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106   IN THE ACADIAN LAND.

like domes of Eastern temples in a picture landscape.

In these early sunny days of the month the atmosphere is perfect, the light is softened and tempered by the tints and colors of ripened foliage. Thistles and milkweeds have sent their winged seeds on the friendly winds to be sown far and wide, to improve their chances for life ; and now, looking into the sunbeam, one sees these silken voyagers loitering and playing with the zephyrs, till the dew-damp air saturates their wings and they come to earth, perchance to germ and grow, perchance to perish.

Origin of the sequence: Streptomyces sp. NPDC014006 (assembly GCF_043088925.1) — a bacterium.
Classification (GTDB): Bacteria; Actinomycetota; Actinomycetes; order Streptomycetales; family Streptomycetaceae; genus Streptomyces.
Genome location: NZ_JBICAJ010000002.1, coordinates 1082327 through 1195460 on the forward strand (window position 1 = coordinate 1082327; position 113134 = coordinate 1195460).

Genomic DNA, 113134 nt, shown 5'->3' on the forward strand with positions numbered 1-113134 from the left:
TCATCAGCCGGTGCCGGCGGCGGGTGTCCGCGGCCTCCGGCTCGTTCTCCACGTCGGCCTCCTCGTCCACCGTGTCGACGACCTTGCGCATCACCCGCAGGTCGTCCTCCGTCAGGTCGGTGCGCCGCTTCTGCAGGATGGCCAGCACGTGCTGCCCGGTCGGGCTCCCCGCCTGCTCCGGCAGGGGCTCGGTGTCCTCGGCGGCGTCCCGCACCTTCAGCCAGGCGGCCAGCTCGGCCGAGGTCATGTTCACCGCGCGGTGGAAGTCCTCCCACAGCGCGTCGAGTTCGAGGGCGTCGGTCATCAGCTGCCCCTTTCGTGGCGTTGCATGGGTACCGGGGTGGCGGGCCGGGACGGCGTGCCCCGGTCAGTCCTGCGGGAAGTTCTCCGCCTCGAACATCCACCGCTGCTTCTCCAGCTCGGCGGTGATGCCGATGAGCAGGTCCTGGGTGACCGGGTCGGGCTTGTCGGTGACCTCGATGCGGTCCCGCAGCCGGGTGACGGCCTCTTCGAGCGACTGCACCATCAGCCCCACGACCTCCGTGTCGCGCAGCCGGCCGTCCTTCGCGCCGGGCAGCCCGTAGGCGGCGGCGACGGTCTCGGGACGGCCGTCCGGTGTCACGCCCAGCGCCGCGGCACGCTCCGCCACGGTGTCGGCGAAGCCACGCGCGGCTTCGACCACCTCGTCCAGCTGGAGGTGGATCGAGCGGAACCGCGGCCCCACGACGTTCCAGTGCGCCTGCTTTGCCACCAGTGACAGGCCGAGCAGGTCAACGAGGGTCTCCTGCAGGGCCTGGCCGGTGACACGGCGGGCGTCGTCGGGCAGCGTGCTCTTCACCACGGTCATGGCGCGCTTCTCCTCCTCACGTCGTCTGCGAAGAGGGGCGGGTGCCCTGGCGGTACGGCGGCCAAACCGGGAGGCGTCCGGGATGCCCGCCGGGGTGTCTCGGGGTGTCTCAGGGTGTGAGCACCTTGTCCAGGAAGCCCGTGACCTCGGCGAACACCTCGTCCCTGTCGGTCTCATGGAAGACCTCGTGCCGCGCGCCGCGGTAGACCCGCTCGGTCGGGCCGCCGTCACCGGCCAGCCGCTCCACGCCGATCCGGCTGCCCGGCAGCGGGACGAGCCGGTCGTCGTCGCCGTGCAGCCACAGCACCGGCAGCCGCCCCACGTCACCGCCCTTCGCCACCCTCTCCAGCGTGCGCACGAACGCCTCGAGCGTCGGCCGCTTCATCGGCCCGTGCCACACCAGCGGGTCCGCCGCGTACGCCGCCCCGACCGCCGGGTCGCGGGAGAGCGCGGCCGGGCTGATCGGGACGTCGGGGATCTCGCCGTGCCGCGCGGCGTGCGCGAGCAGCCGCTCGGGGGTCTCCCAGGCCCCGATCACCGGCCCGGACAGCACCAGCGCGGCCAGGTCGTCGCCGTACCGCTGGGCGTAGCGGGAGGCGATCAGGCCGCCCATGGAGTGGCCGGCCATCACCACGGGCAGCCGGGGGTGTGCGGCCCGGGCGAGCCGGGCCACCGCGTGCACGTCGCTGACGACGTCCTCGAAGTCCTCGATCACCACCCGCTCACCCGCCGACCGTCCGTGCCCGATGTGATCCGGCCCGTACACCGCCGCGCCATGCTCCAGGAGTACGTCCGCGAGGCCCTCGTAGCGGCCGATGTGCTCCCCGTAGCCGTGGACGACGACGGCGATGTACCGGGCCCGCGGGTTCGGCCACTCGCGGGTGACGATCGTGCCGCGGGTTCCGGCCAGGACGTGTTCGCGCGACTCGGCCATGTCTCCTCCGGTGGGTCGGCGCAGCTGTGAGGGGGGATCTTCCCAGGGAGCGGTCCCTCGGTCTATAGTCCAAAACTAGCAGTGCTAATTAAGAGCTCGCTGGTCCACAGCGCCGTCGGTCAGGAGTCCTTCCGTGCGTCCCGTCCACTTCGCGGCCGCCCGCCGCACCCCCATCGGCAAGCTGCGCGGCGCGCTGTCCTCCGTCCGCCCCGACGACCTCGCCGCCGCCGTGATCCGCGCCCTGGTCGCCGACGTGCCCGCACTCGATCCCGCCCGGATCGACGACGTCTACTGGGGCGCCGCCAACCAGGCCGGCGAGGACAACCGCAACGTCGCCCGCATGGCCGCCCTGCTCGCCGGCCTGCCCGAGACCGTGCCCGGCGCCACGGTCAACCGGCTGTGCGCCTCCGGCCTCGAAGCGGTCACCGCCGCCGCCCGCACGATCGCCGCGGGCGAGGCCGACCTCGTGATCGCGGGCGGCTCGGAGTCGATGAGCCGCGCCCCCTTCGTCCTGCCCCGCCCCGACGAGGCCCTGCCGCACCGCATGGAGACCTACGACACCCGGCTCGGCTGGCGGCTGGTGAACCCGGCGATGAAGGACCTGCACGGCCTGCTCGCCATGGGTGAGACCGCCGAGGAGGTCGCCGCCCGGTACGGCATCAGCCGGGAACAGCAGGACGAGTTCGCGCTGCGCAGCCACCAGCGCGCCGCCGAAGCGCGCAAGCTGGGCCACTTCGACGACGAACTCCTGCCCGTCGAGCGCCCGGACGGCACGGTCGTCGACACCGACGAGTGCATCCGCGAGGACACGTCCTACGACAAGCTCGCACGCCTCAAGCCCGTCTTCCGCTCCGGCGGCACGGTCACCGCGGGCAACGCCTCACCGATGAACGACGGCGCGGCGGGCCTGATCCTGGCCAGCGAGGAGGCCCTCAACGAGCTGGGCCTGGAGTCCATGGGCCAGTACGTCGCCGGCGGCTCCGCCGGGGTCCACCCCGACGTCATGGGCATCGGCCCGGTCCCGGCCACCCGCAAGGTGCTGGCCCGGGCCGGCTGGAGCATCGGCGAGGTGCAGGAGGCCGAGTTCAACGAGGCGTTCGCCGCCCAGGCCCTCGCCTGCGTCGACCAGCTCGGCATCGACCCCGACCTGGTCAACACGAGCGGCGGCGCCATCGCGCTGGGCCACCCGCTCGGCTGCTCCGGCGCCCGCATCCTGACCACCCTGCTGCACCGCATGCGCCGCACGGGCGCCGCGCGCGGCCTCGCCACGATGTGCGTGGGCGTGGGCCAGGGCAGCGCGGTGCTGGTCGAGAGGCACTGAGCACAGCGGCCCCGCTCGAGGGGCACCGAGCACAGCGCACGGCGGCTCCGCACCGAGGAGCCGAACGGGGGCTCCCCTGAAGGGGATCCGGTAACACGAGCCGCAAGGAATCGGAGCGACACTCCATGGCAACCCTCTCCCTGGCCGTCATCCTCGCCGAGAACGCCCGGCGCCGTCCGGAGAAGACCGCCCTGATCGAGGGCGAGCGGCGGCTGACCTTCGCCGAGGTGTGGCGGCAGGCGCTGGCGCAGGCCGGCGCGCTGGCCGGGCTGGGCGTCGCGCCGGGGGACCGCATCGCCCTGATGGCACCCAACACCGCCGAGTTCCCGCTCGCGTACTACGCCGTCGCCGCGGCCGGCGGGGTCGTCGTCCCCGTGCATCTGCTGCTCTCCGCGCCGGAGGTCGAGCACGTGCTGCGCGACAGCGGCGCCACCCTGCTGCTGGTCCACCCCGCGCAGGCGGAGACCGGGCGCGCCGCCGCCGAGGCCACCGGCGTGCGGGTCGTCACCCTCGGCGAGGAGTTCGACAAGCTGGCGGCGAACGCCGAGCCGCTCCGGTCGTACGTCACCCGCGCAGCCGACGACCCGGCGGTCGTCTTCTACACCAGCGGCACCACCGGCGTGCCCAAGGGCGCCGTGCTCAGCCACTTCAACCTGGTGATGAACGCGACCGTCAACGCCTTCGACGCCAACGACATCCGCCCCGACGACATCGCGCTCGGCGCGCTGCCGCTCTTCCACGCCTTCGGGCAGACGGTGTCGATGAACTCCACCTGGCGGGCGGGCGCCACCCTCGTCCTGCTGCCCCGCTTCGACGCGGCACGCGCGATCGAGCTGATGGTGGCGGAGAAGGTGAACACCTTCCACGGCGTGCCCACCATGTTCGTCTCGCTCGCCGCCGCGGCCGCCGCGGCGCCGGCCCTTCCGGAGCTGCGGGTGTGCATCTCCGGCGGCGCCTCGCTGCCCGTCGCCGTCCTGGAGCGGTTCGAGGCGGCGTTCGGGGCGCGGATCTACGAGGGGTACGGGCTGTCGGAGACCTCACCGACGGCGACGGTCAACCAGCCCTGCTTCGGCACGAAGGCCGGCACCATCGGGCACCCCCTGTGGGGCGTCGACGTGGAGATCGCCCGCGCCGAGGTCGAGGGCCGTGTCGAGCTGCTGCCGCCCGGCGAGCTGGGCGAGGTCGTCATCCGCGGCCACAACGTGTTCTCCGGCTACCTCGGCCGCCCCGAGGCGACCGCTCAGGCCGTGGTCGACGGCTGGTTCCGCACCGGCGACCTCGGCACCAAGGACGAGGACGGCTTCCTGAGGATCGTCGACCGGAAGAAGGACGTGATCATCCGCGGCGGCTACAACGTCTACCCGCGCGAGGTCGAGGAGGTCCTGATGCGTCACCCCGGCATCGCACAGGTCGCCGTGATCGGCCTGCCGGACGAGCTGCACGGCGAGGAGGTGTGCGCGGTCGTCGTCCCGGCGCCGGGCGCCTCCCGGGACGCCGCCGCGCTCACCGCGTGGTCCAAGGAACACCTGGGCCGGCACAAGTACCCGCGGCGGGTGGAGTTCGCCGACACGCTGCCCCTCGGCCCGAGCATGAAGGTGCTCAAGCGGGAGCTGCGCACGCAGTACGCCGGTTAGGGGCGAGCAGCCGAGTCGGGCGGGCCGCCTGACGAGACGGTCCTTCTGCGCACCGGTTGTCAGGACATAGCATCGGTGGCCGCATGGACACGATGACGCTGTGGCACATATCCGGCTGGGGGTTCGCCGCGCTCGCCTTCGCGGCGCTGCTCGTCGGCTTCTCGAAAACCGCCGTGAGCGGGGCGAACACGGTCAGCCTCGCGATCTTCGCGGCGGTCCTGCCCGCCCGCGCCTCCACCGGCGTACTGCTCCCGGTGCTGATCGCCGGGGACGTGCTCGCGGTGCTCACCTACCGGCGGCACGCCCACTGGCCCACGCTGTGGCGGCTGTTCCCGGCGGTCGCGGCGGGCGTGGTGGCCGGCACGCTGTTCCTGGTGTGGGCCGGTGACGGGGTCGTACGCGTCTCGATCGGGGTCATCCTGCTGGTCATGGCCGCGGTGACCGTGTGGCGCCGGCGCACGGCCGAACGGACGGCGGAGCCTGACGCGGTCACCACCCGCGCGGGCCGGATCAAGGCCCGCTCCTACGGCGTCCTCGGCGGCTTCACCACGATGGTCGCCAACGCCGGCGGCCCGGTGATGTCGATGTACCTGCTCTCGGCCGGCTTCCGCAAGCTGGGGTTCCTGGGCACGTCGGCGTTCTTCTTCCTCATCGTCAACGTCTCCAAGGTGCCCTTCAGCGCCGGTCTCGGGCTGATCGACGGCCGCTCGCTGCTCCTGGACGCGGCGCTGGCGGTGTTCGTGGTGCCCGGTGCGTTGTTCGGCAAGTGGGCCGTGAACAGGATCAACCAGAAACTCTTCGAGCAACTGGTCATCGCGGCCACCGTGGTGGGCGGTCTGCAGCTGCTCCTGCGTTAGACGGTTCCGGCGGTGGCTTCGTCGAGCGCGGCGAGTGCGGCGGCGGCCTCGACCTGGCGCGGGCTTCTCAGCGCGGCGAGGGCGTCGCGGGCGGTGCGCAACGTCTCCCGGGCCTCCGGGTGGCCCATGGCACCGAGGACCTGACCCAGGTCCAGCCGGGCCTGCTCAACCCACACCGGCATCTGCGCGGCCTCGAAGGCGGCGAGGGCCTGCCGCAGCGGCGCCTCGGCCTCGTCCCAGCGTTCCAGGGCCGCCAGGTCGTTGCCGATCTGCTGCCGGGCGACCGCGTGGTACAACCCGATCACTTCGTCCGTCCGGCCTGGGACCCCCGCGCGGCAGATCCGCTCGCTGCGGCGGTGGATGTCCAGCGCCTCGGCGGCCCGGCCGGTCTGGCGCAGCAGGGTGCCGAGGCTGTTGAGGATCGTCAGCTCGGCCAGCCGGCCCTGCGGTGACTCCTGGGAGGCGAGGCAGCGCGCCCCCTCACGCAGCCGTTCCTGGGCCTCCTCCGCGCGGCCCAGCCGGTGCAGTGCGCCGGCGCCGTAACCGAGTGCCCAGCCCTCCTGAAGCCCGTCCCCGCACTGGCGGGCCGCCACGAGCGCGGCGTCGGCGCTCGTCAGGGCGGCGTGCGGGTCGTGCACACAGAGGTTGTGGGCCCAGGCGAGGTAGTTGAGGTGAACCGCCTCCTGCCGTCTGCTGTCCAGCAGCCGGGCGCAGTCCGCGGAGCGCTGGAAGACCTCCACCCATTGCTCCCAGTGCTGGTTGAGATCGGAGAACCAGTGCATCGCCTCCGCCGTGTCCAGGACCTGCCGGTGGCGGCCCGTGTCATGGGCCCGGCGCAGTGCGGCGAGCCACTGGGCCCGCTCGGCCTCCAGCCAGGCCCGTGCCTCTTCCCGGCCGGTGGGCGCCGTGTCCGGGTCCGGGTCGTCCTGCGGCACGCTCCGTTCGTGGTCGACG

Amid all this autumn ripeness here is our witch-hazel, Hamamelis virginianus, tricked out in the bravery of yellow flowers, growing on the same branches with the nut-like seeds and fading leaves. I think this curiosity is generally unobserved. The blossom is rather a curious or exceptional make-up, but it is pretty in color and dainty in structure. A calyx or cup notched on the rim holds a tiny boquet of four strap-shaped petals, and eight stamens, and two styles.

This late display of blossoms is only getting ready for an early start in the spring. Then all the seed will be set, and may proceed to grow


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